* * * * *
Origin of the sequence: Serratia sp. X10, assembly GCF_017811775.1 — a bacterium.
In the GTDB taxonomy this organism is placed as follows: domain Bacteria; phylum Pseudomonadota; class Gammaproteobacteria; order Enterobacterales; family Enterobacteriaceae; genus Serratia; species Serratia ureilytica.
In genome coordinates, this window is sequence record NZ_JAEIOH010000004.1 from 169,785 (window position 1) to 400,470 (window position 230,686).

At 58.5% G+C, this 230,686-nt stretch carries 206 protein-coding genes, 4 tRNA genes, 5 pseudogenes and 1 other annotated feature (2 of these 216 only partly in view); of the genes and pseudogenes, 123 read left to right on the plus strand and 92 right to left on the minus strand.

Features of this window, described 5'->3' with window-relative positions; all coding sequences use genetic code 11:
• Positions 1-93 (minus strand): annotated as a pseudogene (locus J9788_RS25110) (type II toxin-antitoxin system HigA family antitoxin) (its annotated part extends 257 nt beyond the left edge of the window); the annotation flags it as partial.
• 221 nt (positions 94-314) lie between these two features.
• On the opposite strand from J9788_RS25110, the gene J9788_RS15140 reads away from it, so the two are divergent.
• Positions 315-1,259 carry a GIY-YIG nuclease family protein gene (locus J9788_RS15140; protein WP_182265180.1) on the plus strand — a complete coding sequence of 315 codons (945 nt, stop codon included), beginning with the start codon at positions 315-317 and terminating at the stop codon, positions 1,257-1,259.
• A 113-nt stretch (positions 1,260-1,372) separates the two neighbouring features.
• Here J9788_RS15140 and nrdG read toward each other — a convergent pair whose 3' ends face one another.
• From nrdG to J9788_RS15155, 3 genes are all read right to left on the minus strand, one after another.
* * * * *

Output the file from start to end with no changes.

Origin of the sequence: Serratia sp. X10, assembly GCF_017811775.1 — a bacterium.
In the GTDB taxonomy this organism is placed as follows: domain Bacteria; phylum Pseudomonadota; class Gammaproteobacteria; order Enterobacterales; family Enterobacteriaceae; genus Serratia; species Serratia ureilytica.
In genome coordinates, this window is sequence record NZ_JAEIOH010000004.1 from 169,785 (window position 1) to 400,470 (window position 230,686).

At 58.5% G+C, this 230,686-nt stretch carries 206 protein-coding genes, 4 tRNA genes, 5 pseudogenes and 1 other annotated feature (2 of these 216 only partly in view); of the genes and pseudogenes, 123 read left to right on the plus strand and 92 right to left on the minus strand.

Features of this window, described 5'->3' with window-relative positions; all coding sequences use genetic code 11:
• Positions 1-93 (minus strand): annotated as a pseudogene (locus J9788_RS25110) (type II toxin-antitoxin system HigA family antitoxin) (its annotated part extends 257 nt beyond the left edge of the window); the annotation flags it as partial.
• 221 nt (positions 94-314) lie between these two features.
• On the opposite strand from J9788_RS25110, the gene J9788_RS15140 reads away from it, so the two are divergent.
• Positions 315-1,259 carry a GIY-YIG nuclease family protein gene (locus J9788_RS15140; protein WP_182265180.1) on the plus strand — a complete coding sequence of 315 codons (945 nt, stop codon included), beginning with the start codon at positions 315-317 and terminating at the stop codon, positions 1,257-1,259.
• A 113-nt stretch (positions 1,260-1,372) separates the two neighbouring features.
• Here J9788_RS15140 and nrdG read toward each other — a convergent pair whose 3' ends face one another.
• From nrdG to J9788_RS15155, 3 genes are all read right to left on the minus strand, one after another.